Art Collector and Junior Alvarado prance off with the blanket of flowers from winner’s circle. (Jetta Vaughns)
David Joseph/Gulfstream Park
HALLANDALE BEACH, Fla. – Hall of Fame trainer Bill Mott was extremely pleased Sunday morning with the manner in which Bruce Lunsford’s Art Collector exited his 15-1 upset victory in Saturday’s $3 million Pegasus World Cup Invitational (G1) presented by Baccarat.
“He’s happy. He was bright and alert and seemed to be feeling pretty good about himself,” Mott reported from Payson Park in Indiantown, FL.
Art Collector, who had established himself as a solid graded-stakes performer while earning more than $2.3 million in his 20 previous starts, turned in a career-best performance in the 1 1/8-mile Pegasus World Cup, the headliner on a 13-race program also featuring the $1 million Pegasus World Cup Turf Invitational (G1) presented by Qatar Racing and $500,000 TAA Pegasus World Cup Filly & Mare Turf Invitational (G3) presented by Pepsi.
“It’s strange. I knew he was doing well going into the race. I felt like he was training well, but you can’t really predict the outcome in a race like that,” Mott said. “There’s some nice horses in there and you don’t know much about the rest of them. I knew our horse was doing well. Did he exceed expectations? I wouldn’t say that because I didn’t know what to expect.”
Art Collector, who won the 2021 Woodward (G1) and back-to-back Charles Town Classics (G2) on the pace, rated kindly off a contested early pace before making a three-wide sweep to the lead under Junior Alvarado on his way to a 4 ½-length victory.
“We made a conscious decision yesterday to not run him off his feet and see if he could do it that way, and it worked out well. He’s had a good year already,” Mott said.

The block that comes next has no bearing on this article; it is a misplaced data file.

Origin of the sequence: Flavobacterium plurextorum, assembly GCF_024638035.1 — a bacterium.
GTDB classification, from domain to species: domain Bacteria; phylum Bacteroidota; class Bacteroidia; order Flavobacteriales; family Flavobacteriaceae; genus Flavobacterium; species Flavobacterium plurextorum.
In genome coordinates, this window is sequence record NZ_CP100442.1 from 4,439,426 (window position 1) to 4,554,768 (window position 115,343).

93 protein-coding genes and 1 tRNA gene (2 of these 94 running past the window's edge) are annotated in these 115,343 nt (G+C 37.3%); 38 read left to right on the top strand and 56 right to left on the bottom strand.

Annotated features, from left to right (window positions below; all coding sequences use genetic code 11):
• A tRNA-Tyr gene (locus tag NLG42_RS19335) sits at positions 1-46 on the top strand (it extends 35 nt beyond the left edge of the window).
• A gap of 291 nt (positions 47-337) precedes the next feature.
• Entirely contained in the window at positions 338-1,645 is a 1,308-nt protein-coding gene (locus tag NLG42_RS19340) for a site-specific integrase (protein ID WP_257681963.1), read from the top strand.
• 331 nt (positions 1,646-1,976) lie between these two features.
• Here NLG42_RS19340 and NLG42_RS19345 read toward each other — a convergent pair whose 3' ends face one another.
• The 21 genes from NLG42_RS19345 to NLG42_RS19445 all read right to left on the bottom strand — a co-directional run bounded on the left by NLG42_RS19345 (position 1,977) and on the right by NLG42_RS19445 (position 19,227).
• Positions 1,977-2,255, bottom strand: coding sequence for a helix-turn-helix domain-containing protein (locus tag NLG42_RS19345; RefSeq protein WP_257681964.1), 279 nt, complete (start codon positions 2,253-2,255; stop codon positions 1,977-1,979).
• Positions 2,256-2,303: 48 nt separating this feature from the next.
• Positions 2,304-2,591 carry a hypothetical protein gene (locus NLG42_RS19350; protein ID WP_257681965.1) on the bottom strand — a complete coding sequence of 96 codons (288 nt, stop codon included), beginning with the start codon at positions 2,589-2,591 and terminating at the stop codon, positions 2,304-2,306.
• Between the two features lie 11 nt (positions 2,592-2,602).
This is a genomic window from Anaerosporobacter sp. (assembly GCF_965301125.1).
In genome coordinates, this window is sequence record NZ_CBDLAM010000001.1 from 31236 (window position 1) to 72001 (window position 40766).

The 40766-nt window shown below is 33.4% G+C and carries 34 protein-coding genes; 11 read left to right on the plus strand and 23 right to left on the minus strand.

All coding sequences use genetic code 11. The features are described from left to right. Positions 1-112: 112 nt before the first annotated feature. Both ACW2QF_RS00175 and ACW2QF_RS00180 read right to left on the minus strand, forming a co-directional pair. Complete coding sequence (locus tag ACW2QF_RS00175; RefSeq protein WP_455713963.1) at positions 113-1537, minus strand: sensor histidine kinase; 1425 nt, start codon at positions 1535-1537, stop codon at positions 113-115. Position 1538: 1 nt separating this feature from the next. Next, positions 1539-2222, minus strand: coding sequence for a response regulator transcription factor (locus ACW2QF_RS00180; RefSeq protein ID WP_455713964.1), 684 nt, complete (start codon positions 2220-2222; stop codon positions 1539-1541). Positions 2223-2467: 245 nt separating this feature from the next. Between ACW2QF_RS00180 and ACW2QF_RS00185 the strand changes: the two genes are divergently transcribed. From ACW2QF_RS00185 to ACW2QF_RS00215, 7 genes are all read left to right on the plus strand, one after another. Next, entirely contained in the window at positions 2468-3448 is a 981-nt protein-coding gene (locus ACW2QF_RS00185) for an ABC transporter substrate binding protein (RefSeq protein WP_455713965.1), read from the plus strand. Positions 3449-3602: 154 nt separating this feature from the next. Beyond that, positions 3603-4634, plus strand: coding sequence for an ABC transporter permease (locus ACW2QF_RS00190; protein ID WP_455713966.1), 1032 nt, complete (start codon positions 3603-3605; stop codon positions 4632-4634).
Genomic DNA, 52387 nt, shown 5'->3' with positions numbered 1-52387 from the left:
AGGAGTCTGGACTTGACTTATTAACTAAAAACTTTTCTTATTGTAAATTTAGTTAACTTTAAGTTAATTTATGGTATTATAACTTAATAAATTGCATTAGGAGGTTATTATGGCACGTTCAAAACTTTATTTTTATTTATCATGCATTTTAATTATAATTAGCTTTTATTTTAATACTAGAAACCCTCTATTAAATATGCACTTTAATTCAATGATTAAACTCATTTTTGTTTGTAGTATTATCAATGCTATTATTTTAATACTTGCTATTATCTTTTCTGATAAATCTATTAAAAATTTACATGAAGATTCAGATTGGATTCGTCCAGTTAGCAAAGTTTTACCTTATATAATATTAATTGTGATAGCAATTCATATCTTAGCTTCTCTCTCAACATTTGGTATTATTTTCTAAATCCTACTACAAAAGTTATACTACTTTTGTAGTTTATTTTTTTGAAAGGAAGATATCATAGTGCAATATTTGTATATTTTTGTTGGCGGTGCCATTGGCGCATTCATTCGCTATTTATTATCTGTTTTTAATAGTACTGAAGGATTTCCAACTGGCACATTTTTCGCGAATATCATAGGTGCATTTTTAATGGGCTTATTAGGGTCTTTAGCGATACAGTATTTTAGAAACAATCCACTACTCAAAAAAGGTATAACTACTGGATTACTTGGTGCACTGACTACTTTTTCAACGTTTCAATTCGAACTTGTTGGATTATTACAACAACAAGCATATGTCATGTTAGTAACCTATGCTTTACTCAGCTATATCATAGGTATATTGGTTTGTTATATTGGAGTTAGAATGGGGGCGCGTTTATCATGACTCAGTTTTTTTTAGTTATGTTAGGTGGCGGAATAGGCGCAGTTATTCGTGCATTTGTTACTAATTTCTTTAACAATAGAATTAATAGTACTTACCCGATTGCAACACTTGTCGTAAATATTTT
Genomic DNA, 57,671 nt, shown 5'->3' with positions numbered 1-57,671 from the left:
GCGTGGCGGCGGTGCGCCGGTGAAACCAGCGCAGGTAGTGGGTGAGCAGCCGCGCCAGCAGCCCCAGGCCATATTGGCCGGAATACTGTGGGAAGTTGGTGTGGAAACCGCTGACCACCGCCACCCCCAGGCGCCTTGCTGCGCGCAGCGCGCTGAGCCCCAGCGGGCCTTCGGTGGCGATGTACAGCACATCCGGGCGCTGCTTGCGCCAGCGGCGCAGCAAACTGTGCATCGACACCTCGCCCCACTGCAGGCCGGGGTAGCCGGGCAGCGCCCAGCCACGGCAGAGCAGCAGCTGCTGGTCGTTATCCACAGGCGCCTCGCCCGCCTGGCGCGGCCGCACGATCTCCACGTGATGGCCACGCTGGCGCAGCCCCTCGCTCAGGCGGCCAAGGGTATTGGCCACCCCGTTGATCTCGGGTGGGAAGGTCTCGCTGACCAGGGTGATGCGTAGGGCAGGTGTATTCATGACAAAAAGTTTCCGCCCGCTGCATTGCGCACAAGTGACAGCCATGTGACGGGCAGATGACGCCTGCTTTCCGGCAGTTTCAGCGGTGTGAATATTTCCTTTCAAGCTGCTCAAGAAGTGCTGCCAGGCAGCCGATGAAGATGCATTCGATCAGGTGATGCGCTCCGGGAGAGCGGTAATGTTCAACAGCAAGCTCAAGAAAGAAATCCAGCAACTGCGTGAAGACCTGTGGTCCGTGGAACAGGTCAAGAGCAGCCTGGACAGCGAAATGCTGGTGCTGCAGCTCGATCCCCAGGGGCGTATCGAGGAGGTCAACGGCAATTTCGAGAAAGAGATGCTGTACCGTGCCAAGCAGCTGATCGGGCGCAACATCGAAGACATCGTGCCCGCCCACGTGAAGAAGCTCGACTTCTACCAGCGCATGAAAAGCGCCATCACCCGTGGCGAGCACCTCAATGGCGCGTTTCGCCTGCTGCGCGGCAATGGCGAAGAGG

Plans for Art Collector have not been formalized.
“Anytime you’ve got a well-bred horse that’s a Grade 1 stakes winner, I think going to stud is always an option, and it’s just a matter of timing when you do it. I can’t say what was going on in [Lunsford’s] head. I don’t think that was the first thing that was on his mind though,” Mott said. “I think Bruce kind of entered the new year thinking he enjoys seeing him on the racetrack and I think he was prepared to continue on that route for the rest of the year if things got going well.”
Mott reported that Grade 1 winner Obligatory, who finished a disappointing sixth in the Inside Information (G2) as the 4-5 favorite, ‘seemed fine’ Sunday morning.
“I’m not sure whether they’ll give me another chance to run her back and see if she shows back up. If she doesn’t show back up, she obviously would have to go to the breeding shed,” Mott said. “We can do that anytime with her, being a filly. We have a couple months to make that decision, really. You’d have to kind of be thinking about it by mid-March. We haven’t had that discussion yet, but it was very disappointing [Saturday].
Trainer Saffie Joseph Jr. reported that his three Pegasus entrants exited their respective disappointing efforts in good order.
Skippylongstocking finished seventh, followed by White Abarrio in eighth and O’Connor in 11th.
“They came out of it good. It was a rough day, but we’ll move forward,” Joseph said. “We have nothing really planned. Everything kind of went up in smoke [Saturday}.”